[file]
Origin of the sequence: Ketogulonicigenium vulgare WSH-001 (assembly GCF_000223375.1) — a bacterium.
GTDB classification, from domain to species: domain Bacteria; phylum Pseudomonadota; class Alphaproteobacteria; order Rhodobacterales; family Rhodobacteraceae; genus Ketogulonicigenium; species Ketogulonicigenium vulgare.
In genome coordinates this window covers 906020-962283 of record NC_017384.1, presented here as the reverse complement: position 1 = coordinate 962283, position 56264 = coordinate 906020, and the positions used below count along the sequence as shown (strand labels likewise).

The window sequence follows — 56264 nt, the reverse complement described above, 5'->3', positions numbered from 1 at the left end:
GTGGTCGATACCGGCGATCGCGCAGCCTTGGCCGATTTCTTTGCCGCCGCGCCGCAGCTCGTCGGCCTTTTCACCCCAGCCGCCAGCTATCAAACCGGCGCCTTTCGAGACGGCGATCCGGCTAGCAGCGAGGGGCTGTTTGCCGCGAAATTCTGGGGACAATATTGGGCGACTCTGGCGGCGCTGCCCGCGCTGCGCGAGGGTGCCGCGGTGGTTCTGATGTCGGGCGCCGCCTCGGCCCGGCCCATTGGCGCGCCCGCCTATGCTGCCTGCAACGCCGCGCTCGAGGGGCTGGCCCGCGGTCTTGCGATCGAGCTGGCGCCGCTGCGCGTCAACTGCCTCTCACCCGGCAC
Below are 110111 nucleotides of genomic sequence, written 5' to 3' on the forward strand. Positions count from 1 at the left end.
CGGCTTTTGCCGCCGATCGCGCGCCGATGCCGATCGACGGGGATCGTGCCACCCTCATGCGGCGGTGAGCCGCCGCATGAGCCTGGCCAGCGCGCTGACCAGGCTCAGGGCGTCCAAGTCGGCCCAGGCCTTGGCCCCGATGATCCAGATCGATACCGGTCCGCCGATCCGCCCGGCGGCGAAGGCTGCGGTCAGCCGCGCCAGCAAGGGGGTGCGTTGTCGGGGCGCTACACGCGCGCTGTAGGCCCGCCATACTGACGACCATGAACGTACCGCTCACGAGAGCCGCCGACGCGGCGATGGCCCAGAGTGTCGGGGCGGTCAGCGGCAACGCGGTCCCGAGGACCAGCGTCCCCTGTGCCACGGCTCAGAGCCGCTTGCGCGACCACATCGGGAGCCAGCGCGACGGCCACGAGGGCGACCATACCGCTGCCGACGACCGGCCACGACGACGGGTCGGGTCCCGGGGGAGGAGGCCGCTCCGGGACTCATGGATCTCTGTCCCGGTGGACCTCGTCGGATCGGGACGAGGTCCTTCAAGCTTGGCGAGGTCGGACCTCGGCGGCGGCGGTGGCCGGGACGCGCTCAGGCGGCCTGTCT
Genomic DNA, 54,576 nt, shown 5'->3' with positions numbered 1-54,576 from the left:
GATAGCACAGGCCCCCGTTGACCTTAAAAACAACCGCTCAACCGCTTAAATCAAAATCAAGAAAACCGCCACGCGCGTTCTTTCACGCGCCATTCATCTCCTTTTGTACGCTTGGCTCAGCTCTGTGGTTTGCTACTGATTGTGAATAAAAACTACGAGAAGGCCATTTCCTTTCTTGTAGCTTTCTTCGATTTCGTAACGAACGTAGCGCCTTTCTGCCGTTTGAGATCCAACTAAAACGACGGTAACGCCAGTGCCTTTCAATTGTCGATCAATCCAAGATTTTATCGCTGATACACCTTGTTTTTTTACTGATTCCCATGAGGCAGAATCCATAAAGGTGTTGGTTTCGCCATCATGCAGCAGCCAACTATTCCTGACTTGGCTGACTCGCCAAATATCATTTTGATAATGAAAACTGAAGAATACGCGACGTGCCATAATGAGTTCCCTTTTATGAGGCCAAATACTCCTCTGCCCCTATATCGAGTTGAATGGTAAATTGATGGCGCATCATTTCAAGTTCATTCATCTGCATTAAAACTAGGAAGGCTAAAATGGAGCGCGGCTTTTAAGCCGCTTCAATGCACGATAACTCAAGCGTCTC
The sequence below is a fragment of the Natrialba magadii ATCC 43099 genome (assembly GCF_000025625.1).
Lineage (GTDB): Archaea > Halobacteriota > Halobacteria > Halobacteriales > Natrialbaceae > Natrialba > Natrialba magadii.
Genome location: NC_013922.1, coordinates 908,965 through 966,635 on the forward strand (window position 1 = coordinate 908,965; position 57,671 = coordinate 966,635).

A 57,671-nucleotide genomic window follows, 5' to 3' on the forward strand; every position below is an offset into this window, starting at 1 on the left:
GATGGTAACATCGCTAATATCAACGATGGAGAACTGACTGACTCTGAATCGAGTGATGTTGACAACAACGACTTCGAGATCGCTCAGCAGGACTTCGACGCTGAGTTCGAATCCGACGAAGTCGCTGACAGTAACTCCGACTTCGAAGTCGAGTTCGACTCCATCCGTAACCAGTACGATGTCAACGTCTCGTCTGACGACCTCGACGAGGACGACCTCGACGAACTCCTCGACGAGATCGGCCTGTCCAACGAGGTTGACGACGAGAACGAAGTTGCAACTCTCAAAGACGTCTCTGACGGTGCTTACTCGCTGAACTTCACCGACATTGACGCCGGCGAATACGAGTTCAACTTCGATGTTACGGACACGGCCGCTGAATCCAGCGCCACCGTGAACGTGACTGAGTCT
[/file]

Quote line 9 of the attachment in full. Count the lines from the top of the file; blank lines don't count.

GATAGCACAGGCCCCCGTTGACCTTAAAAACAACCGCTCAACCGCTTAAATCAAAATCAAGAAAACCGCCACGCGCGTTCTTTCACGCGCCATTCATCTCCTTTTGTACGCTTGGCTCAGCTCTGTGGTTTGCTACTGATTGTGAATAAAAACTACGAGAAGGCCATTTCCTTTCTTGTAGCTTTCTTCGATTTCGTAACGAACGTAGCGCCTTTCTGCCGTTTGAGATCCAACTAAAACGACGGTAACGCCAGTGCCTTTCAATTGTCGATCAATCCAAGATTTTATCGCTGATACACCTTGTTTTTTTACTGATTCCCATGAGGCAGAATCCATAAAGGTGTTGGTTTCGCCATCATGCAGCAGCCAACTATTCCTGACTTGGCTGACTCGCCAAATATCATTTTGATAATGAAAACTGAAGAATACGCGACGTGCCATAATGAGTTCCCTTTTATGAGGCCAAATACTCCTCTGCCCCTATATCGAGTTGAATGGTAAATTGATGGCGCATCATTTCAAGTTCATTCATCTGCATTAAAACTAGGAAGGCTAAAATGGAGCGCGGCTTTTAAGCCGCTTCAATGCACGATAACTCAAGCGTCTC